Journal of Discourses

A 26-volume collection of public sermons by Mormon leaders from 1851-1886

Privileges and Experience of the Saints, Etc.

Exhortation by Elder Orson Pratt, Delivered in the Tabernacle, Great Salt Lake City, September 18, 1859.
Reported by G. D. Watt.
308
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I have been extremely gratified in the remarks that have been made by brother Gates. The instructions which he has given us have been imparted, as I believe, by the gift of the Holy Ghost. I feel truly grateful that we live in an age of the world when we can receive instructions by the power and wisdom of that Spirit which searches all things—that Spirit that understands all things, and discerns the thoughts and intents of the heart. All other preaching is vain. I can say, with him, that it is one of the greatest pleasures of my life to speak, when I can have the Spirit of the Lord to assist me. Without it, I would rather do the hardest kind of bodily labor. Indeed, I do not think that it is the privilege of any of the servants of God to speak in the name of the Lord without that Spirit. But I have oftentimes thought that no per-

son who was living according to the commandments of God could rise before a congregation of Saints like this before me, and open his mouth in humility and simplicity of heart, but what the Lord would give him something to say. It is through the united faith of the people of God—through that confidence which they have in the Being whom they worship, that he, for their edification and benefit, will grant his Spirit unto his humble and faithful Saints. But we oftentimes deprive ourselves of the blessings and enjoyments which we might receive, through the darkness of our minds, through our selfishness, through our neglect of keeping the commandments of God, through our disobedience, and through the abundance of cares and perplexities with which we have to contend in this mortal existence. All these things have a tendency, more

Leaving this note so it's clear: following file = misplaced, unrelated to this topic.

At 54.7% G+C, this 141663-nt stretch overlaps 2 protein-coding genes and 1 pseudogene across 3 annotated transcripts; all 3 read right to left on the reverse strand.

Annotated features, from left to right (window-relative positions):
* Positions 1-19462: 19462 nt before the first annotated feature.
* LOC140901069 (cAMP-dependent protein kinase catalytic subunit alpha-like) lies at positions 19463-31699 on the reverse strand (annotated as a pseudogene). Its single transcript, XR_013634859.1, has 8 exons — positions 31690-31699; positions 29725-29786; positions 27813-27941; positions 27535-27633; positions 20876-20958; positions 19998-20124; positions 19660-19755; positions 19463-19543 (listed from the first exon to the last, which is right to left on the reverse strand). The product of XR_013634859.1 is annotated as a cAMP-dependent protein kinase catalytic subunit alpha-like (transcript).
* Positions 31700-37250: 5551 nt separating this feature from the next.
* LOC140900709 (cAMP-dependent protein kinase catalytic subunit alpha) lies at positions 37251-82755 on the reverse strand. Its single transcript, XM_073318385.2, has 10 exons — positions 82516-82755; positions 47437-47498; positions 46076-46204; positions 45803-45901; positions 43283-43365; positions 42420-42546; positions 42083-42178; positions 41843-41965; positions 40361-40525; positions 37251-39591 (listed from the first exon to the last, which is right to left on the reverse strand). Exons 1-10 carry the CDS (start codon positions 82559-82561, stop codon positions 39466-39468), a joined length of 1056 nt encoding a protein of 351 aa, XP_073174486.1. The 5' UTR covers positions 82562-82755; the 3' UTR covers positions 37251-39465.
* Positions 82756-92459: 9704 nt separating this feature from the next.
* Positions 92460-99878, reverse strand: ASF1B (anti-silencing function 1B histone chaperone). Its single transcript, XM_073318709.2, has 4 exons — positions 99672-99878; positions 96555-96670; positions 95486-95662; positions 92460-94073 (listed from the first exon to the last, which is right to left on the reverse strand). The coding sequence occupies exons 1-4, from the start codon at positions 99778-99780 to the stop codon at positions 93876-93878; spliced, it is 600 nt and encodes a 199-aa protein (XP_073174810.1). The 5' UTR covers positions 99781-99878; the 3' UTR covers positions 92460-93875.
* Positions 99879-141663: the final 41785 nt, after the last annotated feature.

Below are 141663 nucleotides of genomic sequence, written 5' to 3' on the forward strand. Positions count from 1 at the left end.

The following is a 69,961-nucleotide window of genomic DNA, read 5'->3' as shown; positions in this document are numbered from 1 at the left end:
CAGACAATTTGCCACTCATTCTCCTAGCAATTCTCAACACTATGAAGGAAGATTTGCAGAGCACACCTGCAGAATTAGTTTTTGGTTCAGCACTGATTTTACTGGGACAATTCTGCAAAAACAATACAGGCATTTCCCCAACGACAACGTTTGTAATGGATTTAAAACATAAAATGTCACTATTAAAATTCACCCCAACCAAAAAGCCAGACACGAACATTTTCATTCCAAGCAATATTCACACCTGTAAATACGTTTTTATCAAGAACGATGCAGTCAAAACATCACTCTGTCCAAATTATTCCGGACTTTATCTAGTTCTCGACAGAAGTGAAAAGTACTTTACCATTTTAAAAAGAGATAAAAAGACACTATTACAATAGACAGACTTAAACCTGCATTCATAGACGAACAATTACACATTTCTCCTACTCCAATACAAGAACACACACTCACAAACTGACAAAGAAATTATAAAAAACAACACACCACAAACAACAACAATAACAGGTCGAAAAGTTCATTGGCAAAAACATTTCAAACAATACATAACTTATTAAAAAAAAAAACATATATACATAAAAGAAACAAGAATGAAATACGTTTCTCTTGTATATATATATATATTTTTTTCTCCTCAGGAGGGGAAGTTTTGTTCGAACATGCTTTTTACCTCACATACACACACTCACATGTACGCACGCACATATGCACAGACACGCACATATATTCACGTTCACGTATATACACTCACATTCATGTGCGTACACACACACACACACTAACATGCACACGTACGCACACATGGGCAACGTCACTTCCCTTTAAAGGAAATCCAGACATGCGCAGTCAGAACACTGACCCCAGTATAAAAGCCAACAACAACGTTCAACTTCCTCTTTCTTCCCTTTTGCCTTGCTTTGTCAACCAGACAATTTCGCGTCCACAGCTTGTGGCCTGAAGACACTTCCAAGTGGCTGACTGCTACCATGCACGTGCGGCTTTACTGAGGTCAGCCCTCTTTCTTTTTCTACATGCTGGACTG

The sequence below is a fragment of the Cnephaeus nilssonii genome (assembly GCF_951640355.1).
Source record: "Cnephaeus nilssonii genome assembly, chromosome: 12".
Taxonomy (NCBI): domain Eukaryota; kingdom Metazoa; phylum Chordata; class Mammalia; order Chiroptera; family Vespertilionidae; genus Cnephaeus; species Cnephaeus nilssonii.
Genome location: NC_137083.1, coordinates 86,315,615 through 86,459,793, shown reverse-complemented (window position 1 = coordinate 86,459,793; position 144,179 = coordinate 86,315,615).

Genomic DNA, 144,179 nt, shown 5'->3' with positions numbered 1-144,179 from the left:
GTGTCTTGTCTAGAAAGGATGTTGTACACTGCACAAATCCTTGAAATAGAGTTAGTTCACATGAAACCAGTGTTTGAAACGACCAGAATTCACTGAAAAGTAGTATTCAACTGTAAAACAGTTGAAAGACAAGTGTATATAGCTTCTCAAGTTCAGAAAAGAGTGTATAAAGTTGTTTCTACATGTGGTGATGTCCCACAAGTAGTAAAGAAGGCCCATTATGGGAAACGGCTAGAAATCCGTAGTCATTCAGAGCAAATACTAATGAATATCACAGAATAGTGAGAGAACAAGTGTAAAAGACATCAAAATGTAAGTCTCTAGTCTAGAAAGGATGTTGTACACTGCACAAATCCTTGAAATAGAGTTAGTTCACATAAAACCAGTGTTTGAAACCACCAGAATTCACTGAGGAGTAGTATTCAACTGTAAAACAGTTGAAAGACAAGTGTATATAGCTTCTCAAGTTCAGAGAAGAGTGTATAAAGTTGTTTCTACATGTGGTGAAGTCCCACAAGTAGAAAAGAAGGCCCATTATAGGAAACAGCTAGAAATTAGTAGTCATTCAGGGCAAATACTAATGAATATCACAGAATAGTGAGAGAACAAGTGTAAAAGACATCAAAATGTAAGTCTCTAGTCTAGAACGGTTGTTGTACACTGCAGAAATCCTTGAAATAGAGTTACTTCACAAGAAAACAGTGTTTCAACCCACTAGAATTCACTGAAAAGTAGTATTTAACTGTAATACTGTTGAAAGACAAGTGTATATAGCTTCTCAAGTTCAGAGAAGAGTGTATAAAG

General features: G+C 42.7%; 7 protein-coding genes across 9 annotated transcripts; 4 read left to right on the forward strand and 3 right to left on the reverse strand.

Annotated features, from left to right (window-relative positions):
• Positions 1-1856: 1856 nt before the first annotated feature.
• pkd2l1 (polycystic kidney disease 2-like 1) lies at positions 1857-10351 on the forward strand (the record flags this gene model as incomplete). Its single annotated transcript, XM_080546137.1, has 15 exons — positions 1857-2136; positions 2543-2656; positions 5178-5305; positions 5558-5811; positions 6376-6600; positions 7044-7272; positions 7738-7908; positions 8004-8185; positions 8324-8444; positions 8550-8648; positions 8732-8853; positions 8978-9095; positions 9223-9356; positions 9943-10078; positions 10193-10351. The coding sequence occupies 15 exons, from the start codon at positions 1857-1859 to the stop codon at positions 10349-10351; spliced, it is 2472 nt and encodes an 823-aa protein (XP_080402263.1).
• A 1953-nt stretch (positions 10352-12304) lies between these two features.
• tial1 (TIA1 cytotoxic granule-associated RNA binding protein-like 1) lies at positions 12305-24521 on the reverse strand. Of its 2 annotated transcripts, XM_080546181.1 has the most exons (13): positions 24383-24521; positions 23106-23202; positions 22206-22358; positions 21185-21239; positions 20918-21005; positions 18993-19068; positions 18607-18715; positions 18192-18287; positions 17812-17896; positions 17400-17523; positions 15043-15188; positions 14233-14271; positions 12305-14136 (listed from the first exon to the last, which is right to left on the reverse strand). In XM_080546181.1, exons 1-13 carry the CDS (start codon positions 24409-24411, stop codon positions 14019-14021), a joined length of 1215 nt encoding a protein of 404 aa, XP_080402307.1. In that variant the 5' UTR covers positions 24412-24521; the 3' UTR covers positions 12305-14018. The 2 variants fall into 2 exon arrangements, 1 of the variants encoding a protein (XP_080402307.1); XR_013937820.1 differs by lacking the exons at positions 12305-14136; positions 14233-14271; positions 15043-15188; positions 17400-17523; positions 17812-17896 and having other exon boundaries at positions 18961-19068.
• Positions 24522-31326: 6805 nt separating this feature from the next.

Privileges and Experience of the Saints, Etc.

or less, to darken the understanding and drive away from the heart that peaceable Spirit which whispers peace to the minds of the sons and daughters of God. I often reflect upon this subject much, and inquire in my own mind, and try to search out some of the causes of our being so far beneath the privileges which are guaranteed to us in the Gospel of Jesus Christ. It is not because the promises of God have failed. It is not because we are not worshipping the same Being whom the Saints worshipped in ancient days. It is not because there are insurmountable obstacles in our way; but the cause lies in our own selves. We are the individuals that shut out this light of heaven—this light of truth that would otherwise shine upon our understandings. Do you ever compare yourselves with those people that we read of in ancient times that were called the people of God? I mean some of the best of them. Not but that there were individuals who lived then, professing to be the children of God, who were just as imperfect in their ways and doings and conduct as some of us are. But, then, there were others who lived in ancient times who were far in advance of us. They attained to greater faith and to greater privileges than those we enjoy.

Where is there a servant of God in all the Church of Latter-day Saints that has enjoyed the same privileges that many of the first of the servants of God did 1,800 years ago on the Eastern continent? There are scarcely any. Have we beheld Jesus face to face? Have we conversed with him as Peter, James, and John, and the others of the Twelve did in that day and age of the world? No, we have not. There may have been some few exceptions. Have we attained even to the blessings of the lesser Priesthood, to say nothing about the higher blessings of the greater Priesthood? What are the

blessings promised to the lesser Priesthood? They are not only to hold authority and administer in the name of the Lord in temporal things, and administer in certain outward ordinances; but there are privileges that the lesser Priesthood enjoy far exceeding those temporal administrations. They were to have the privilege of conversing with angels. Did you ever reflect or realize how great a privilege this is?